What more could Mayo have done?

They mastered Ciaran Kilkenny, roasted Michael Fitzsimons, quietened Brian Fenton, wore down Con O'Callaghan, saw Jack McCaffrey go off injured and ended up scoring the joint highest total by a losing team in All-Ireland final history.

The problem is that Dublin are the Japanese Knotweed of Gaelic football. Curb them in one area and they'll spring up in another.


Tradition matters too: 34 years ago Barney Rock kept his nerve to execute a spectacular lob which turned out to be the difference between victory and defeat for Dublin against another troublesome team from the West.

His son's pressure free was cut from the same cloth and capped a performance which confirms Dean's place among the elite forwards of the game.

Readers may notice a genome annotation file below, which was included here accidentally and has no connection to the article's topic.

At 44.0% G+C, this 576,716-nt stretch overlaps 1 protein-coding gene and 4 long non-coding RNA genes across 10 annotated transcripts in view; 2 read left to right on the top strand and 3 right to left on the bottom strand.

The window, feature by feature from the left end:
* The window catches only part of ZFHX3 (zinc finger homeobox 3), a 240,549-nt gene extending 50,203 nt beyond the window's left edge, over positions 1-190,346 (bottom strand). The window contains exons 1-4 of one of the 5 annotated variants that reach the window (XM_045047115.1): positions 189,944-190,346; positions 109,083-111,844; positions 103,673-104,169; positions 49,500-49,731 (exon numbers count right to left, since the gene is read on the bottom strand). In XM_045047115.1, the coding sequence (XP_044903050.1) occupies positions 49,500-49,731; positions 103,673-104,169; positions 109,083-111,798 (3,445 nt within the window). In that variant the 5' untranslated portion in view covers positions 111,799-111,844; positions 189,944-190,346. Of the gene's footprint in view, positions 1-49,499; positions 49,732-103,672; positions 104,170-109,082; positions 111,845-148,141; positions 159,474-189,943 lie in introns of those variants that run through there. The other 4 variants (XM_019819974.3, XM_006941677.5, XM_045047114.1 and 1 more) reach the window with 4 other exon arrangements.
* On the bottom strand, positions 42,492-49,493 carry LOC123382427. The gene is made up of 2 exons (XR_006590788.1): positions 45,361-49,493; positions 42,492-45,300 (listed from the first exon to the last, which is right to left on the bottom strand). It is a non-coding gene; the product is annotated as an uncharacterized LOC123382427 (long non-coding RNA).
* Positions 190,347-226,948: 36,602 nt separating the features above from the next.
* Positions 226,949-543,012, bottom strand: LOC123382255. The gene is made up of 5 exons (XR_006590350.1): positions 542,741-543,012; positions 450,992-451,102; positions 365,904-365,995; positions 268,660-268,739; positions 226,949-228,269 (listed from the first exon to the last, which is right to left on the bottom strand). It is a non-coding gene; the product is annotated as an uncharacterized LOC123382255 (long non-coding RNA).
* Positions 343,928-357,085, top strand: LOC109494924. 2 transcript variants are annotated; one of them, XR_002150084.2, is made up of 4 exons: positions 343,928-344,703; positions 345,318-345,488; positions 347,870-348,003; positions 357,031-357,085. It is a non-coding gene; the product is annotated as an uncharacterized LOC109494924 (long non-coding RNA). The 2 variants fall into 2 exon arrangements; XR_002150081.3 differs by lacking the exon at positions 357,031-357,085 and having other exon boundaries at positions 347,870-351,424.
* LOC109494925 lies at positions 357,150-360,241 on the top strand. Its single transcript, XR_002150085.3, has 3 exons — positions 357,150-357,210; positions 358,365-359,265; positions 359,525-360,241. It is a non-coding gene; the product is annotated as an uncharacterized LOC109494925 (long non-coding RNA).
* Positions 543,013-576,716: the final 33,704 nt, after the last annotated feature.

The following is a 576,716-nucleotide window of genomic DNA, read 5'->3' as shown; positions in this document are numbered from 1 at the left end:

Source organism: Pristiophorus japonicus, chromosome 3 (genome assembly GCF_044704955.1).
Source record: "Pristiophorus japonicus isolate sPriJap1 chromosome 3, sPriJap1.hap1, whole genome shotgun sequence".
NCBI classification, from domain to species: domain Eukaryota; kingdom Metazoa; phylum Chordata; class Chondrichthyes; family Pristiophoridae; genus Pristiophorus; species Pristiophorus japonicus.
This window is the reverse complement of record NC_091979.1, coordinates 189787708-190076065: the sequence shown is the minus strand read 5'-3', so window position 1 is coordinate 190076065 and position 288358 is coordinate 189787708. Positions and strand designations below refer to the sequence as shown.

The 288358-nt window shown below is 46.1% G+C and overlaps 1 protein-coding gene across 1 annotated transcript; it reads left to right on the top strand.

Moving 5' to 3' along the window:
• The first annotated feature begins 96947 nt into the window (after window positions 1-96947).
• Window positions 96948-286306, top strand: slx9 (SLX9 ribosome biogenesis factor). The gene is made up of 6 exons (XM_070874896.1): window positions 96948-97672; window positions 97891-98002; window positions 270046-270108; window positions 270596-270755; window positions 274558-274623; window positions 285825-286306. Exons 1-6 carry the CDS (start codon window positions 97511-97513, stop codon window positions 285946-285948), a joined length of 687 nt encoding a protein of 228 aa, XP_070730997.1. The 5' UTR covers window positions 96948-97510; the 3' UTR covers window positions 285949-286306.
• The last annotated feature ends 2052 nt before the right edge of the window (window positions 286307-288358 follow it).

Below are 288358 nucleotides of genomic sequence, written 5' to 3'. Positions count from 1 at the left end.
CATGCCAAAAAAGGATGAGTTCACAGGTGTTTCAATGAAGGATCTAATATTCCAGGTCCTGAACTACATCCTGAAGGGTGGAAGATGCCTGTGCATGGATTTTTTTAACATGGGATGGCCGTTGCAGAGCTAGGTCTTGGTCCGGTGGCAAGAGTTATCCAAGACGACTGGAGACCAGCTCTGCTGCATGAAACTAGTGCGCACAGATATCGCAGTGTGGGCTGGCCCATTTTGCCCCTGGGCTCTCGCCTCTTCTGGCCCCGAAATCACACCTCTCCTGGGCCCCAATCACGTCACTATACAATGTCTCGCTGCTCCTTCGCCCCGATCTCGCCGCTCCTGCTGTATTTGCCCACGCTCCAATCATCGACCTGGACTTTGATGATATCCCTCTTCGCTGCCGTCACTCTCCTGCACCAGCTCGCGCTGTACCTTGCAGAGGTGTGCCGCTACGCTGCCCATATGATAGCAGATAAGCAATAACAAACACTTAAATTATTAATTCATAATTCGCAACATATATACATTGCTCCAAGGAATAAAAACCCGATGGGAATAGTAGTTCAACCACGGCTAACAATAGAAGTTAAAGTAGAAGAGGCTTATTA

Forty-one years ago it was John McCarthy finding the net on final day as Dublin beat Kerry.

Yesterday John's son James' driving runs from deep in the second half put Mayo on the back foot, while his two exquisite points proved crucial.

In combining the workrate of a navvy with the touch of an artist, McCarthy perfectly embodies the new-model Dublin footballer.

But he and Rock and Gavin, a winner on the field 22 years ago, are also reminders that this new era is rooted in a rich and proud history.

Dublin's hearts are full, their eyes are clear and they can't lose. Gaelic football has never seen anything quite like these lads.

It's time to stop worrying and learn to love the Dubs.

Irish Independent